Op-ed: TX Legislature Should Back Early Childhood Strategies for English Learners

This commentary originally appeared in the Austin American-Statesman, Corpus Christi Caller Times, and San Antonio Express-News.

Two years ago, the Legislature took strong steps to overhaul our school finance system and set the goal of ensuring all Texas kids are strong readers by third grade. While House Bill 3 was a huge achievement — and we especially cheered their funding of full-day pre-k for eligible students — reaching that early literacy goal will require the state to do more.

To reach that third grade reading goal, one key next step is for Texas to better support young English Learners in child care, pre-k, and other early grades. English Learners — who have always been a significant part of the state’s public school population — account for more than a quarter of Texas students from pre-k through third grade.


Smarter state strategies for English Learners will also help them master both English and their home language, which has well-documented cognitive benefits for children. Our students’ potential to become multilingual is also an incredible asset that we should harness to help grow a Texas workforce that competes on the world stage. Of course, the best time to learn both languages is in early childhood, when the rapidly developing brain is like a sponge for language.

To pursue these goals for the state’s young English Learners, Texans Care for Children, Philanthropy Advocates, Intercultural Development Research Association (IDRA), and others formed the Texas Early Childhood English Learner Initiative after the passage of HB 3. The Initiative worked with teachers, researchers, parents, child care providers, and other experts across Texas to better understand the challenges and potential solutions.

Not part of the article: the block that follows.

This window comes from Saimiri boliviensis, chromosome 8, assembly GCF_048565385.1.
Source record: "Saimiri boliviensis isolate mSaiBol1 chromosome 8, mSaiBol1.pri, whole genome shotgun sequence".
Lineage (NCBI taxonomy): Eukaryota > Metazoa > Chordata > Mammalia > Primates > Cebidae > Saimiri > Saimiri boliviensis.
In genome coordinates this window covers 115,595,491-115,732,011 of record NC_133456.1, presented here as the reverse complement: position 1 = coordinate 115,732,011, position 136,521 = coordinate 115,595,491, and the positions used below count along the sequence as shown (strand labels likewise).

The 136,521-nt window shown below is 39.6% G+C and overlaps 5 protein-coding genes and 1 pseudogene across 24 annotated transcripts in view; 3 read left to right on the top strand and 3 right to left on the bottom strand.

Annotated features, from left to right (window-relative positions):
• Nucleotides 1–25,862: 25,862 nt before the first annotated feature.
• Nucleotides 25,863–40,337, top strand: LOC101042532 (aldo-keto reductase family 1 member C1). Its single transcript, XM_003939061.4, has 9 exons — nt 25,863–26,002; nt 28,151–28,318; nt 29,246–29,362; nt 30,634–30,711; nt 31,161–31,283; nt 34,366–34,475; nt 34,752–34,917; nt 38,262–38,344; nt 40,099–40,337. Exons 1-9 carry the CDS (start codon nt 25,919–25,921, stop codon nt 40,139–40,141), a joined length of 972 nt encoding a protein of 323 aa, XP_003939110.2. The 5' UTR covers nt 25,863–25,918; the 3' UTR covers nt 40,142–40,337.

We learned a lot in our year of research. For example, while Dual Language Immersion is the most effective model of instruction, and the Legislature included a provision in HB 3 to promote it, Texas schools still widely use all kinds of different, less effective approaches to educating young English Learners. Additionally, Texas does not have nearly enough bilingual certified teachers to educate our English Learners. And there’s little information on how child care programs educate English Learners, as many programs do not collect data on children’s home language, English proficiency, race, or ethnicity, and the state does not offer them consistent and comprehensive guidelines for educating English Learners.

When COVID-19 hit, the Initiative’s work became even more urgent. It turns out that online learning just doesn’t work well for pre-k and other early grades. Developing language skills in particular works much better in person compared to Zoom calls and online assignments. Additionally, during the pandemic, students have faced uneven access to learning opportunities, depending on factors like reliable home internet, the availability of a quiet place to study, and the time and capacity of busy parents. The result is that during a critical year of early childhood, many young English Learners missed out.

To address these challenges, the Initiative recently published a roadmap of recommendations on the new bilingualtexas.org website, drawing on the input collected across the state. Legislators have filed bills aimed at implementing several of the recommendations. Sen. Brandon Creighton and Rep. Bobby Guerra filed legislation (SB 1101 and HB 2256) to create a bilingual special education teacher certification focused on English Learners. Sen. Eddie Lucio, Jr. and Rep. Guerra stepped up by introducing bills to create a state strategic plan for supporting young English Learners (SB 560 and HB 2258). Sen. José Menéndez and Rep. James Talarico filed bills to create pre-k class size limits (SB 2081 and HB 41). Beyond these bills, the Legislature can also help English Learners recover from the pandemic through the state budget.

We urge the Legislature to pass these and other initiatives for early childhood English Learners. And we encourage state agencies, school districts, and child care providers to take the steps outlined in the roadmap to help more kids and our state reach their full potential.